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Outcrop of a Giant Sinkhole at Alcaparrosa Mine in Chile

Alcaparrosa mine Giant Sinkhole

On 30 July 2022 at almost 4.30 pm, an enormous hole has displayed close to Lundin Mining‘s underground copper mining operation in Chile. With about 50m diameter and 200m deep, this ground collapse appeared above the Alcaparrosa underground mine and a 100m security perimeter has been established around the area of subsidence.

Lunding Mining said: “The area was immediately isolated and relevant regulatory authorities were notified. The sinkhole has remained stable since its detection. No personnel, equipment, or infrastructure was affected by the collapse.”

Involving the Candelaria and Ojos del Salado copper mining operations in the Atacama region in Chile, this mine is part of the Candelaria complex and its aim is to generate copper concentrates from open-pit and underground mines, while Ojos del Salado comprises two underground mines, Santos and Alcaparrosa.

Although the owner of the majority stake in the complex is Canadian firm Lundin Mining, these mines are operated by Candelaria.

Following the emersion of the ground collapse, Chile’s National Geology and Mining Service, Sernageomin, ordered an interim suspension of activities at the Alcaparrosa mine.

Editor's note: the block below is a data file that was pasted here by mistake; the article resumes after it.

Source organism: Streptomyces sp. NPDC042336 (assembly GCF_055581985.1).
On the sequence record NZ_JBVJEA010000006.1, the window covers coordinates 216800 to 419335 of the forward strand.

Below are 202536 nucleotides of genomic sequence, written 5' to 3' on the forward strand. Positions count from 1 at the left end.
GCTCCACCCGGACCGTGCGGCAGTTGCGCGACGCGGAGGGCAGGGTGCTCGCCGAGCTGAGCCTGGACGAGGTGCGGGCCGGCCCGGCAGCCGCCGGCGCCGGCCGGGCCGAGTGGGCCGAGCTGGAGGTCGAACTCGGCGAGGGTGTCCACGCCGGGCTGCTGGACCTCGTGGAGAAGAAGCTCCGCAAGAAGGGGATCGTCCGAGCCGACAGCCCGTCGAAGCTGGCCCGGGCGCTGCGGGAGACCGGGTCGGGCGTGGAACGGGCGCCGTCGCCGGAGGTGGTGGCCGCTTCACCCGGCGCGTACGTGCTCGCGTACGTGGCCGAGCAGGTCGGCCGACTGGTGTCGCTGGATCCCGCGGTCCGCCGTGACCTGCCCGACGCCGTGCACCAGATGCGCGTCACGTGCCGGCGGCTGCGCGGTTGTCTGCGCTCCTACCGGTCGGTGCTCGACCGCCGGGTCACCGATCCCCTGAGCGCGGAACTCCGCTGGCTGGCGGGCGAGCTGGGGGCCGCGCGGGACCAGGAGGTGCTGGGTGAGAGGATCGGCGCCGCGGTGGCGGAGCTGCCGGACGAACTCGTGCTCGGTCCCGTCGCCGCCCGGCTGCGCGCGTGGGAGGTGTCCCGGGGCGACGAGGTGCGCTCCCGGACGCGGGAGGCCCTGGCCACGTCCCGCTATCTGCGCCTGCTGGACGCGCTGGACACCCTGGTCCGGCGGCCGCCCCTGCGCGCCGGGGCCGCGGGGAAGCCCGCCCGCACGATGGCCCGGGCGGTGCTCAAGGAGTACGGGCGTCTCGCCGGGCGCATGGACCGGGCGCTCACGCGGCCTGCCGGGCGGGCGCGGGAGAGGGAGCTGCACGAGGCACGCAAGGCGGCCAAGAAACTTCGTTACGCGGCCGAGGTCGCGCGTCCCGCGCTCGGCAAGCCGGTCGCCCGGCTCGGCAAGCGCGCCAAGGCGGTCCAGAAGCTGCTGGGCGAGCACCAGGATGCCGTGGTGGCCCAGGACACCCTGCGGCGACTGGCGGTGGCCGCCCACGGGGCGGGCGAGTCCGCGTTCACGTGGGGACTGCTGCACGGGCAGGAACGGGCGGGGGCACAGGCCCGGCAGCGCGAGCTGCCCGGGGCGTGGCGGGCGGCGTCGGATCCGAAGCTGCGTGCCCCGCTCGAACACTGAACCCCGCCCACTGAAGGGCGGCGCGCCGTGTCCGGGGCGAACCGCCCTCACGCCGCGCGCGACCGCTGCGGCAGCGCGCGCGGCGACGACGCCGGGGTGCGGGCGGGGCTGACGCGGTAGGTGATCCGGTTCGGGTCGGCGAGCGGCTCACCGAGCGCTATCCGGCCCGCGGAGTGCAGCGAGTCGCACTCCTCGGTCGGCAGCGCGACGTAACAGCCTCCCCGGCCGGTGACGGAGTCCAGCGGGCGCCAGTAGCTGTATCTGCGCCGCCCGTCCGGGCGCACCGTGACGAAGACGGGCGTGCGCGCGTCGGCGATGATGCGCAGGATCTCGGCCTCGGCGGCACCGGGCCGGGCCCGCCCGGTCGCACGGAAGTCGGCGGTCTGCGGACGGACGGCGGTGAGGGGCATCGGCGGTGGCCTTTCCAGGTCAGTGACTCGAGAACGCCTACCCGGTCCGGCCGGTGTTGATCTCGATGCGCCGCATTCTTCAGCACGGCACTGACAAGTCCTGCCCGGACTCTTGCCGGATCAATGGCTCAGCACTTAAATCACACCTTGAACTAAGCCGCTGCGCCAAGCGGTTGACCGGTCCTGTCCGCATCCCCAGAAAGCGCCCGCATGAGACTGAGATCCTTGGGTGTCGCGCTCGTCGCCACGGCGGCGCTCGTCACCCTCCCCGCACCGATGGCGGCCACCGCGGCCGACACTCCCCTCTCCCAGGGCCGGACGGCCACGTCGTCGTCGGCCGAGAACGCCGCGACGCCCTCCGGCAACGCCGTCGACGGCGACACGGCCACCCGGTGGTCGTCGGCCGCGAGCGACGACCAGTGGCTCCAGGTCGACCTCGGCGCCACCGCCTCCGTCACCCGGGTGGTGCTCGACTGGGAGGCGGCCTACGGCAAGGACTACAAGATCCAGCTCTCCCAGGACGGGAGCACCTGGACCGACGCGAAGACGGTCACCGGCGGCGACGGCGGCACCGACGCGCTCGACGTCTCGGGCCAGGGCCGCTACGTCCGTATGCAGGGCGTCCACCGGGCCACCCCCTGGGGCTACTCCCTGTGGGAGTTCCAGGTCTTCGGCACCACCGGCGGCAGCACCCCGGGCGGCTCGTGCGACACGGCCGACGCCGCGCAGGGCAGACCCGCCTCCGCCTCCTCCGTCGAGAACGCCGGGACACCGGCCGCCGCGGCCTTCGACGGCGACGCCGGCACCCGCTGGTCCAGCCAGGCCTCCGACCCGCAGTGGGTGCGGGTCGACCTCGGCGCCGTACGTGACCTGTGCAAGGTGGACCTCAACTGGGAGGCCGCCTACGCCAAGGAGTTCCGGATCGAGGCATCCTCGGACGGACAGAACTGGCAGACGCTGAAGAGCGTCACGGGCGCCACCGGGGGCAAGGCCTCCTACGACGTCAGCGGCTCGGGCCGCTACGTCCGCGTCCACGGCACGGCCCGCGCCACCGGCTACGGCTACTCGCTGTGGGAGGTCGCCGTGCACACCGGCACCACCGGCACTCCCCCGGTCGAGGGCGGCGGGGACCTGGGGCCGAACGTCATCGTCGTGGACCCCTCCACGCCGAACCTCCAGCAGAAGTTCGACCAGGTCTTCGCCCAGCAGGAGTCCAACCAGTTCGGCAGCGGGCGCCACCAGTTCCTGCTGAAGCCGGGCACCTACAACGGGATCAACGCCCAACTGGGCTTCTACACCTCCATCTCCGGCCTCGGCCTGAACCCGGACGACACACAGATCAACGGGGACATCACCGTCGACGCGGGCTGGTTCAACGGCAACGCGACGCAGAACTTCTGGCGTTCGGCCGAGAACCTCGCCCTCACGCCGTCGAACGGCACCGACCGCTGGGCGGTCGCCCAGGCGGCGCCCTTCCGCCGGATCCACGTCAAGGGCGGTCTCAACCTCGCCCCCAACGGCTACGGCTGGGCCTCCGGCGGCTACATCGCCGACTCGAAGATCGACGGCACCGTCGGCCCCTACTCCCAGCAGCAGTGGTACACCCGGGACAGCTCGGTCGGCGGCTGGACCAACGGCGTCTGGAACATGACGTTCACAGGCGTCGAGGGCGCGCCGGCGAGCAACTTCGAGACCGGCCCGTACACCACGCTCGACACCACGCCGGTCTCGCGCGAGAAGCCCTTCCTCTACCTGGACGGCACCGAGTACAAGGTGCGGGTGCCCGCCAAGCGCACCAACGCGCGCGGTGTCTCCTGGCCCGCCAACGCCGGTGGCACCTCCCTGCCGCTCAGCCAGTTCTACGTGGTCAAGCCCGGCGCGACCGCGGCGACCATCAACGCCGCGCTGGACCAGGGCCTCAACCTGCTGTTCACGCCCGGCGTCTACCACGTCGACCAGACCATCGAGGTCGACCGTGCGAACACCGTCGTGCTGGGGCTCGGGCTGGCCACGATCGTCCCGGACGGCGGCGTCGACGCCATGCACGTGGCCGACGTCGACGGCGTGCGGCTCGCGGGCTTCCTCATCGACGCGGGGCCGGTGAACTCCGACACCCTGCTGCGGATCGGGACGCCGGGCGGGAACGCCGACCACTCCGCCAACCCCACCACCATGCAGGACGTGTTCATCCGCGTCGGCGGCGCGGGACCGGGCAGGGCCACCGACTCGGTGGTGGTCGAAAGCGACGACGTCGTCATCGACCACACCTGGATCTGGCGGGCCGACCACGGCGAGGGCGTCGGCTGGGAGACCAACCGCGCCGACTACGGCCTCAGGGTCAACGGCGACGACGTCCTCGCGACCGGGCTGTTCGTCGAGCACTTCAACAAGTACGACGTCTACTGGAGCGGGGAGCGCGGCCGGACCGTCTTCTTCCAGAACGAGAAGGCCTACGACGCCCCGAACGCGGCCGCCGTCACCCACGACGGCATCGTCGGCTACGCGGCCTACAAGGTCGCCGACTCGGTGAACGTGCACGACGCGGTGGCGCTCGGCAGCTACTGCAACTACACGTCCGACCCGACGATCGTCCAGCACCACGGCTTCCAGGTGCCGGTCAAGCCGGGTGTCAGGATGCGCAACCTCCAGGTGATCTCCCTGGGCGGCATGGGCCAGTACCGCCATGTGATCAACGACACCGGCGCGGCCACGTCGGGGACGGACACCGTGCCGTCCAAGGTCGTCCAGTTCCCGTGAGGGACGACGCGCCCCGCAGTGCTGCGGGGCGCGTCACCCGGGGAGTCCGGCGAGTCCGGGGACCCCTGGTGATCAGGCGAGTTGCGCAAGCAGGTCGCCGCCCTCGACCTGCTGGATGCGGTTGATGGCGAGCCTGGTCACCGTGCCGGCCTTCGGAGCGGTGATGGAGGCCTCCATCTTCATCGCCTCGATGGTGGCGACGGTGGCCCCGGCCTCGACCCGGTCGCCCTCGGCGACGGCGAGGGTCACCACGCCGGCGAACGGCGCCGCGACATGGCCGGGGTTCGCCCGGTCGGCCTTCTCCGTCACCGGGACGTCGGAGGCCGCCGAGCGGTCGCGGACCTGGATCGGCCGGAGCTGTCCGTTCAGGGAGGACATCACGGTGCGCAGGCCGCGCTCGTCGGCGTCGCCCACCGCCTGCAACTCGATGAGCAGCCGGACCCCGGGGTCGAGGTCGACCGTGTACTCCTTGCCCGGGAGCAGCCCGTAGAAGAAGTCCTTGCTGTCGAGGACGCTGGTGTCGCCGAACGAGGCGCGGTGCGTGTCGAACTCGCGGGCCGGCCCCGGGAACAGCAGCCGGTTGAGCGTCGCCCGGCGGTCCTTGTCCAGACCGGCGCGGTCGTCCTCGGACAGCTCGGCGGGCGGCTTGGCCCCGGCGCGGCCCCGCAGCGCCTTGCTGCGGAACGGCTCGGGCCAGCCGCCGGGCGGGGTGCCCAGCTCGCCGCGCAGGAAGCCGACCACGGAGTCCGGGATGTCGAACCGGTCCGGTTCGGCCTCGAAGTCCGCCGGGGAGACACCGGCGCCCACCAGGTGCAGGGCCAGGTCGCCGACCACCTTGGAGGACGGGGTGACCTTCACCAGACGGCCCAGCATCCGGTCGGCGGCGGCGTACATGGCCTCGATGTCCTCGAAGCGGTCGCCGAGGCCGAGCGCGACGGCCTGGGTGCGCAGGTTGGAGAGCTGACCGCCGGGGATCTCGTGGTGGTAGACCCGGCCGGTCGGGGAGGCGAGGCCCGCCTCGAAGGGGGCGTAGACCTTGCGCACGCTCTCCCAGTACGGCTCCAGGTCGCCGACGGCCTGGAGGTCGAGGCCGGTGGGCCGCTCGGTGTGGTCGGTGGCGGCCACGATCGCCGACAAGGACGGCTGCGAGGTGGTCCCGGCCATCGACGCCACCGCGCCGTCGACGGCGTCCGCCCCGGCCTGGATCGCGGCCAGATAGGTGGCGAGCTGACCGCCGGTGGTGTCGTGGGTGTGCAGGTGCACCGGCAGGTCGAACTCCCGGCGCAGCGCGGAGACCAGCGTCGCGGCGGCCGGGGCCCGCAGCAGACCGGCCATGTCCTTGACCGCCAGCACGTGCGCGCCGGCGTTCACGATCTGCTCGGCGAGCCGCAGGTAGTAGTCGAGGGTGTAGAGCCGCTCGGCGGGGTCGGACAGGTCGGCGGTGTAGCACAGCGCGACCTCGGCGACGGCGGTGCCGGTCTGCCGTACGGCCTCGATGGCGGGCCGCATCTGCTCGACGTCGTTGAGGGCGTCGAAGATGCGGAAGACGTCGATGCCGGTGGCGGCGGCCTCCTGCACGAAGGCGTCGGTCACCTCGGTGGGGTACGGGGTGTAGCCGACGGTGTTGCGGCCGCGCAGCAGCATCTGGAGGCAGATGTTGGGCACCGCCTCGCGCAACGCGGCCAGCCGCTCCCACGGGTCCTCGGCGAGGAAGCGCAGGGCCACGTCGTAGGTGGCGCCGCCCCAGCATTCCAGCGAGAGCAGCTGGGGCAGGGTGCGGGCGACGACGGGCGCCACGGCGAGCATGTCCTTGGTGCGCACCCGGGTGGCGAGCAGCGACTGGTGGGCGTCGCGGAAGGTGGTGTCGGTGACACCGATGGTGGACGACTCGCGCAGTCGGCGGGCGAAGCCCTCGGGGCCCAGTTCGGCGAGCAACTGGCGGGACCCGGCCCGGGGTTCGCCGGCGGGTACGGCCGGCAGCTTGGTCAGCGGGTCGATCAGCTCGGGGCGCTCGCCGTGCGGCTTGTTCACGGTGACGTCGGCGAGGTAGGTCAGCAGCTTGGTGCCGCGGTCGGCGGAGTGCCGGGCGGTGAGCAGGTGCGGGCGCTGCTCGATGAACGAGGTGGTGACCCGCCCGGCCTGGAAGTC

According to Sernageomin’s statement, in order to respond to the concerns of the nearby Tierra Amarilla community, this decision was made.

The agency deployed geomechanics experts to the site after the ground collapse to collect information and prepare a technical report on the cause of the incident. Lundin Mining said its local subsidiary was also conducting a technical analysis.

Concentrating on checking the presence of water in the mine galleries, was the previous week’s issue of the project (Saturday, 6 August) as Sernageomin said, whereas it was in order to ensure that the situation stays under control. There are also extractor pumps working to normalize the situation.

Additionally, surveying the mine’s chambers, particularly the one placed underneath the ground collapse, which the company thinks might be overexploited, was done.

Professionals from the Regional Directorate and from the central level of Sernageomin also toured the area verifying what had happened, to see if there were any cracks, and to check the mine’s current state.

According to Sernageomin national director David Montenegro: “This event did not affect people, equipment or facilities either inside or on the surface of the mine. The company suspended the work located in the vertical of the sinkhole, trying, at all times, to protect the people who work in Alcaparrosa.”

He added: “Sernageomin specialists worked together with the company to clarify the causes and ensure that all security measures are taken to safeguard the lives of workers and communities near the site.”

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